Sunday, 24 July 2011

'Beginners' review:

From 'Thumbsucker' director Mike Mills, 'Beginners' is a thoughtful, loosely autobiographical film about a thirty-something artist, Oliver (Ewan McGregor), whose father has recently died of cancer a few short years after coming out as gay in his mid-seventies - in a sense, beginning life too late. It's set a few months after Hal (Christopher Plummer) has died and sees his son struggling to move on with life, forming an unhealthy attachment to his late father's dog and with unbearable sadness effecting his work and friendships.

There are frequent backflashes as Oliver thinks back on growing up with his equally unfulfilled mother and his father's life as a closet homosexual, with events put into historical and social context in a way which is less gimmicky than it might sound. Meanwhile Oliver embarks on a new beginning of his own, falling for Anna, a French actress played by an especially winsome Melanie Laurent. It's an ambitious film - as much about the human condition and the history of sadness as it is about love - which mostly lives up to its promise.

'Beginners' is a tearjerker without feeling manipulative and it's life-affirming without being sickly. A large part of its success rests with Christopher Plummer, whose performance as Hal is especially heartbreaking, with the old man facing death when he is at his most vital. His insatiable appetite for new experiences is particularly bittersweet and Mills' reflection on his own father's life as a closet homosexual in the 1950s shows great insight and empathy. Oliver's mother (Mary Page Keller), also deceased, isn't neglected as a character either, with time given to her end of a compromised marriage and relationship with Oliver as a boy.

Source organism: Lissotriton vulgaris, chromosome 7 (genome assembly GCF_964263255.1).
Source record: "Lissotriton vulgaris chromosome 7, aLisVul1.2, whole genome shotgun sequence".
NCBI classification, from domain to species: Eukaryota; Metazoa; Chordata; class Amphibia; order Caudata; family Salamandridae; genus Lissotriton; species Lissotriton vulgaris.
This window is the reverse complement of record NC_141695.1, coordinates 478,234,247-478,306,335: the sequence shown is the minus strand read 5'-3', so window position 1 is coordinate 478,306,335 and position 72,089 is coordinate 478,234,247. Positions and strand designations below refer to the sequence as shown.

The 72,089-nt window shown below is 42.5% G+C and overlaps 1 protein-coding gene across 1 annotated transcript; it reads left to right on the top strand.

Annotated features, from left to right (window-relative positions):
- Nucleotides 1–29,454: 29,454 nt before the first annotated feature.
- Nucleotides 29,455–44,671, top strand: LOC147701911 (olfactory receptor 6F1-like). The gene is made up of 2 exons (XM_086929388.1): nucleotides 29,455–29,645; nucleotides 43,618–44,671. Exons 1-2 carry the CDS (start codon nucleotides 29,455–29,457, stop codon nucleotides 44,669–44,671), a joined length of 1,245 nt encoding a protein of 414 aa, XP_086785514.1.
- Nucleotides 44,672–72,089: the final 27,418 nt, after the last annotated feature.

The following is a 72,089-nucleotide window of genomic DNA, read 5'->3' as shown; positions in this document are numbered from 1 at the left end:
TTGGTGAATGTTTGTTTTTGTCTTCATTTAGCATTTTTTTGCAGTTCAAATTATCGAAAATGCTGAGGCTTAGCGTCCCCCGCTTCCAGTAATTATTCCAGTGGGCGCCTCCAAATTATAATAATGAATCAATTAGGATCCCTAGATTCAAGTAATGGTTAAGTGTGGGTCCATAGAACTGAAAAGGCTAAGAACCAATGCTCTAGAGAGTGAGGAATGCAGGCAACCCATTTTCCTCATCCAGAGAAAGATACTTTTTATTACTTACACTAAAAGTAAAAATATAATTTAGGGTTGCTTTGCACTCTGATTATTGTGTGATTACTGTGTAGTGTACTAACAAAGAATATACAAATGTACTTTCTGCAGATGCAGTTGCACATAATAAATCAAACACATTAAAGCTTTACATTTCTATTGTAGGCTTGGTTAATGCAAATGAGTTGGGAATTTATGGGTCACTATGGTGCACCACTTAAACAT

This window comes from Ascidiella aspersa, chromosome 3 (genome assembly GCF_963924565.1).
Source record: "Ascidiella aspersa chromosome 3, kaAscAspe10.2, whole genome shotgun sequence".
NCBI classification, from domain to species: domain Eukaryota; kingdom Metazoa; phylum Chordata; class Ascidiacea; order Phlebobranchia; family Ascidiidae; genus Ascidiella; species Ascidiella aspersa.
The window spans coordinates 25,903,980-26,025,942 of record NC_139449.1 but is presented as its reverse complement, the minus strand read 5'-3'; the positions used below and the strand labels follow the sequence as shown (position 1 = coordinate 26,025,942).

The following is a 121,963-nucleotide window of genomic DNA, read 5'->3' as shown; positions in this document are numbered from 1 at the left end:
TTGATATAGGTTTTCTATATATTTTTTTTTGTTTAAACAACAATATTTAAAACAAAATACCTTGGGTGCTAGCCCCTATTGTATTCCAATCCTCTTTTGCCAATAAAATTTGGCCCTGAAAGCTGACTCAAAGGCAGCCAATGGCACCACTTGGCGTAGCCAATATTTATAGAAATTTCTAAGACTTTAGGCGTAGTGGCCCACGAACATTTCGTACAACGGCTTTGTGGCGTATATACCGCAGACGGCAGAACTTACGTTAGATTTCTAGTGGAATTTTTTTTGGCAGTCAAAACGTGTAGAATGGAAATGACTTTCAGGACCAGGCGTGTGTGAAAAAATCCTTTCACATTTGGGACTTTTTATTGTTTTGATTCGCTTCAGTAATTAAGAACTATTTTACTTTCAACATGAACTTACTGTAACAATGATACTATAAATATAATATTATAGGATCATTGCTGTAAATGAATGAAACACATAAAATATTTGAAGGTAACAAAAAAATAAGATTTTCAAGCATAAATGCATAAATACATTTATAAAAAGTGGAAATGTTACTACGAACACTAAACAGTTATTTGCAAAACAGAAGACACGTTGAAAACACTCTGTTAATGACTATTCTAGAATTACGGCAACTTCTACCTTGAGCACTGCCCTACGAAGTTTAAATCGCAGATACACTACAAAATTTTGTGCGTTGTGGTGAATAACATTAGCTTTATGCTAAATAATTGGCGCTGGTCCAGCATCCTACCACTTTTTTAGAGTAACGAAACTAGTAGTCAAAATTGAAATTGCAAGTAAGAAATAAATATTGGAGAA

For his part, McGregor gives an understated and sensitive performance which is easily his best in years, even sporting a decent American accent. Laurent, who appeared on Hollywood's radar after starring in Tarantino's 'Inglourious Basterds' two years ago, is also a presence, showing great range. All of the characters are well drawn and sympathetic - with each of them coming to terms with misfortune and tragedy without self-pity. As romantic leads, McGregor and Laurent enjoy great chemistry and their scenes together are a charming, even if the film is at its best when Plummer is on-screen.

Where it falls down slightly is in its sporadic attempts to be cute and quirky. The drawings Oliver does at work, hired to design a rock band's album cover, and scenes of post-modern graffiti, feel like something from a Fox Searchlight comedy. The superficiality of these moments doesn't quite mesh with the perfectly observed emotional honesty of the rest of the movie. It's also gloomily lit, with even daylight scenes taking place in semi-darkness - a decision no doubt intended to mirror Oliver's less-than-sunny disposition, but which becomes wearisome from an aesthetic standpoint.

Yet with its old-timey soundtrack and existentialist concerns, at its best 'Beginners' feels like vintage Woody Allen, without all the one-liners and with added cause to weep openly. Intelligent, insightful and deeply moving, it's one of the films of the year.

'Beginners' is out now in the UK where it is rated '15' by the BBFC.

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